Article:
Another thing that comes with summer is private events. Weddings, birthday parties, home parties, and more alike were made for this season – as much as catering was made to tend to the needs of the party people.

A seasonal catering service is a perfect solution if you don’t want to invest big money in equipment. Why? Because you can rent out a commercial kitchen for much cheaper, and you’ll only need it for about two to three months.

You’ll also need a van and other equipment like tables, small tabletop grills, kitchens, storage units, and so on to store, heat, and serve food on site.

The good thing is that this is a light to-go business, which makes it perfect as a summer side hustle. You’ll need the permits and a lot of skills, but everything else you can either buy for cheap or rent!

Main Challenges You’ll Face With a Catering Service

Catering service trays full of food

Once again, you’ll need a list of all the things I’ve mentioned for the other types of business. However, the main challenge you’ll have when starting this business out of the blue is marketing. That’s why some full-fledged restaurants turn this into their own summer side hustle, to have a foot in the door when it comes to getting customers if they’re far from the action. That way, they can benefit from having an already established name and maybe even a following that will be easier to attract to wherever they’re at.

That’s why this is not a business for anyone – you need to have connections or at least move around and do some networking.

You can advertise your catering service using Google Ads or Facebook Ads, create a Google My Business page, get as many friends and family to leave good comments and ratings there, and so on.

You have to leverage all the support you can get to get the word out about this venture. That’s why it’s easier to do it if you already have some sort of name in your city’s food industry. This is one of the main summer side hustles for chefs for a reason!

How Much Money Do You Need to Open a Seasonal Catering Service?

catering service food

That’s the great thing about catering – you work with a specific budget, for specific clients, and tending to specific needs. That means you have the upper hand when it comes to defining your operating costs, discussing menus with clients, and more. You don’t just have to cook and hope it sells. You have to prepare the food, serve it to customers who paid whether they eat it or not, and leave counting your money!

The hard thing is getting the clients. That’s why you need to have a marketing budget of at least $500 to start getting customers through some sort of advertisement.

Aside from that, you also need to get permits for you and all the workforce that will support you, lease a commercial kitchen to do the cooking, find a vehicle, buy the necessary equipment, and more. The thing is you don’t really need to lease a kitchen for a whole month – unless you’re pretty sure you’ll have business coming your way.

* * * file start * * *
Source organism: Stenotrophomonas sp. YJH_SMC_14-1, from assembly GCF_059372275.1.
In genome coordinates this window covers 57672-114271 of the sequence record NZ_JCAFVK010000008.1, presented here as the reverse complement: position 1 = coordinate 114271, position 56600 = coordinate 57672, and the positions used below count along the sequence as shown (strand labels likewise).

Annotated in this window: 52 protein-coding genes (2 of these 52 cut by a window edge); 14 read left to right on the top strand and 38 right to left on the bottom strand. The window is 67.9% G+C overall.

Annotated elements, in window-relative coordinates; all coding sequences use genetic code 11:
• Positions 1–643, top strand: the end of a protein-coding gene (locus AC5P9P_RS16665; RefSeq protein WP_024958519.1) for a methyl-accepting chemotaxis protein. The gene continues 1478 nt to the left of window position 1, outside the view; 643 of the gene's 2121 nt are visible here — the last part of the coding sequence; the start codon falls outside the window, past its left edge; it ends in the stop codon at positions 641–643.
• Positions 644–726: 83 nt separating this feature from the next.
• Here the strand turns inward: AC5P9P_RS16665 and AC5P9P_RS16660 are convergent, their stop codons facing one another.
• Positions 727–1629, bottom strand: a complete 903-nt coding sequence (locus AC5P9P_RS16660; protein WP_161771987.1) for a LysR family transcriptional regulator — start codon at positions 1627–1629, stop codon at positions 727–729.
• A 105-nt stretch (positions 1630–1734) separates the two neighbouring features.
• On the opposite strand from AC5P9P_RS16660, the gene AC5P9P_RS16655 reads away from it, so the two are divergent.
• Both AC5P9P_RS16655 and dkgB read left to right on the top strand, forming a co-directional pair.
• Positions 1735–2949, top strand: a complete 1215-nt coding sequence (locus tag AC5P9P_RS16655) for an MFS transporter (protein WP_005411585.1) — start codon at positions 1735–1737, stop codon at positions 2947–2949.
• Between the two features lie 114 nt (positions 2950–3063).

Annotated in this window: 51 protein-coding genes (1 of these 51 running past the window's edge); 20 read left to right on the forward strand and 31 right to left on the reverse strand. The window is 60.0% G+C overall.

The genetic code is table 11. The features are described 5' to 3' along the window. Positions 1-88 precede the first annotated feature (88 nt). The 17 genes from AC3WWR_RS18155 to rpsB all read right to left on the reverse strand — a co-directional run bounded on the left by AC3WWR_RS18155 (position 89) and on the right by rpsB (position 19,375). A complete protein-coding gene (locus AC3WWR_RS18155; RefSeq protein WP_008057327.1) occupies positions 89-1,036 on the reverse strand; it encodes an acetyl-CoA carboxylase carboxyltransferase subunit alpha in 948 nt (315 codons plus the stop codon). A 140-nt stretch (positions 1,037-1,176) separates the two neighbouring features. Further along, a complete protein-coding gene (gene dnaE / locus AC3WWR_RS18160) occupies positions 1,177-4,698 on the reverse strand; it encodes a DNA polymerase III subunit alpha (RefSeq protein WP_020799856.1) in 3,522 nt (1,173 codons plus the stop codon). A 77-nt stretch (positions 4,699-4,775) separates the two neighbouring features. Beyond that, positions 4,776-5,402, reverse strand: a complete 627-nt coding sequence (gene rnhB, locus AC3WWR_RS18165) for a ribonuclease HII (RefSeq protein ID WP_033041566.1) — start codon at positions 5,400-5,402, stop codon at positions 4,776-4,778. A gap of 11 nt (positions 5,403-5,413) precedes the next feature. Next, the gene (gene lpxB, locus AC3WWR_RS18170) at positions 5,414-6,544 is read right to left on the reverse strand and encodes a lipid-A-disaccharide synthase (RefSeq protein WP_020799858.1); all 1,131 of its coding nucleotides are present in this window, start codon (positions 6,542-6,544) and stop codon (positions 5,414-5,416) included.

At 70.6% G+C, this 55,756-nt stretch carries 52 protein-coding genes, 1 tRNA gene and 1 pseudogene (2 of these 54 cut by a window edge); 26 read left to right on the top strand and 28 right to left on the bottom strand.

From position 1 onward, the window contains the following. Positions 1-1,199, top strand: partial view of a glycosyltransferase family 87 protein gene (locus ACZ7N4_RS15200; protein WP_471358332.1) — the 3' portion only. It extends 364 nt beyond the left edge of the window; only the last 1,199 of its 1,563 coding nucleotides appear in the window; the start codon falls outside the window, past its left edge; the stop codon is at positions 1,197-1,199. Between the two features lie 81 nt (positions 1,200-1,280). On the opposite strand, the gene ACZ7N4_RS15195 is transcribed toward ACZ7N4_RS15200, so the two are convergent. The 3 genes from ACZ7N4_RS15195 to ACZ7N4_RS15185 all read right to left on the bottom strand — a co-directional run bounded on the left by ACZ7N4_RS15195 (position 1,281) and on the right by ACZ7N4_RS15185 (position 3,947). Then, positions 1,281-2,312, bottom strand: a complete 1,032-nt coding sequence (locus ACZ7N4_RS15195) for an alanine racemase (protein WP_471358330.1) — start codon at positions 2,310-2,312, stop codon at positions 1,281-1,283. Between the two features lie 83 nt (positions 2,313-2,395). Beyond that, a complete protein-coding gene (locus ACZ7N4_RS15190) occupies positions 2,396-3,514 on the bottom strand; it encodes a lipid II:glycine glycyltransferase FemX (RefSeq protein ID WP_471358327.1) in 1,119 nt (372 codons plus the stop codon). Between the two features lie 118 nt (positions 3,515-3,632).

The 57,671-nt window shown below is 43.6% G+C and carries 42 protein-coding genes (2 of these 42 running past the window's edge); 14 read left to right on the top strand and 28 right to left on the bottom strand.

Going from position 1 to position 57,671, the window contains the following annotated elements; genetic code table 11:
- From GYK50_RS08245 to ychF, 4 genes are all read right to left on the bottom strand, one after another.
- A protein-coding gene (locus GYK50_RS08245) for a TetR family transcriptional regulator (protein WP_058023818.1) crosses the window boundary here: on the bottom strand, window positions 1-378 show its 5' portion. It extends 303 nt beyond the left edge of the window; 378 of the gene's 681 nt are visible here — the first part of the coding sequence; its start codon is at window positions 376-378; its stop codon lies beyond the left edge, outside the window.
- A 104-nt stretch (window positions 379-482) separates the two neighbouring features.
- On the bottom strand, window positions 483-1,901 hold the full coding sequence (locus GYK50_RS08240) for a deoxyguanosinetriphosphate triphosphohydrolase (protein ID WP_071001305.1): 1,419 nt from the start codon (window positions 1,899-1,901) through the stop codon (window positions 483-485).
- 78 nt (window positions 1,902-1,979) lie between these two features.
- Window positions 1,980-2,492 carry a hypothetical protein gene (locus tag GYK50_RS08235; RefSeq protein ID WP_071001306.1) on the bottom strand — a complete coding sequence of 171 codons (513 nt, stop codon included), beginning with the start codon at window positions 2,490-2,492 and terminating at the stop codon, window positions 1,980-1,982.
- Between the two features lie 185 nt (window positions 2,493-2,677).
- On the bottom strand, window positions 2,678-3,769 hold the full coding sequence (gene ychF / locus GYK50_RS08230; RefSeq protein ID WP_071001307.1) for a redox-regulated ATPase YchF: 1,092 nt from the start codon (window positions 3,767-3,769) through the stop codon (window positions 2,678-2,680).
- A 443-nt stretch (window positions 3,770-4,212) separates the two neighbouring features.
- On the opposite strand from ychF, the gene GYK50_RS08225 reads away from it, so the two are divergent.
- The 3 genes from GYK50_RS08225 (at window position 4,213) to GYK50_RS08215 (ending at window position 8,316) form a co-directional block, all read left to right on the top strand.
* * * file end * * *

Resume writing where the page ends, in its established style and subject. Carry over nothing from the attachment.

You can save a lot of money renting it for three-day increments, but make sure you can use it when clients come knocking or you’ll create a bad name for yourself.

A few estimates we made say you’ll spend anything between $1.500 and $5.000, but that depends on the things you have to get.

Marketing and Menu Strategies You Can Use for Your Summer Side Hustle

Taking notes to create a marketing strategy for summer

Now I will tell you a little bit about the marketing strategies you can use, some menu ideas you can take advantage of with each of these ventures, and the best budgeting practices you can apply.

These are only a few tips that can help you manage a temporary business – although they can be quite useful for restaurants and full-time businesses, too.

Marketing a Seasonal Business

Flyers are the perfect way of marketing your summer side hustle

I’m pretty sure by now you have a gist of what it takes to market a non-existent business that pops out of nowhere just for the season – you have to know people, and people must know you.

Aside from that, I would recommend that you use a mixed strategy between traditional and digital advertising and that you allocate some of your budget to marketing.

The most effective way to advertise a pop-up business is to use the fastest methods, like location-based advertising, Google My Business, Yelp, and social media ads to create a following.

The best thing about those methods is that you don’t need a previous following to benefit from them, which narrows down the whole thing to customer acquisition. That’s why you can also benefit from simple flyers that are attractive enough to bring you business. Usually, all it takes is advertising offers and some kind of benefit for those who visit your business.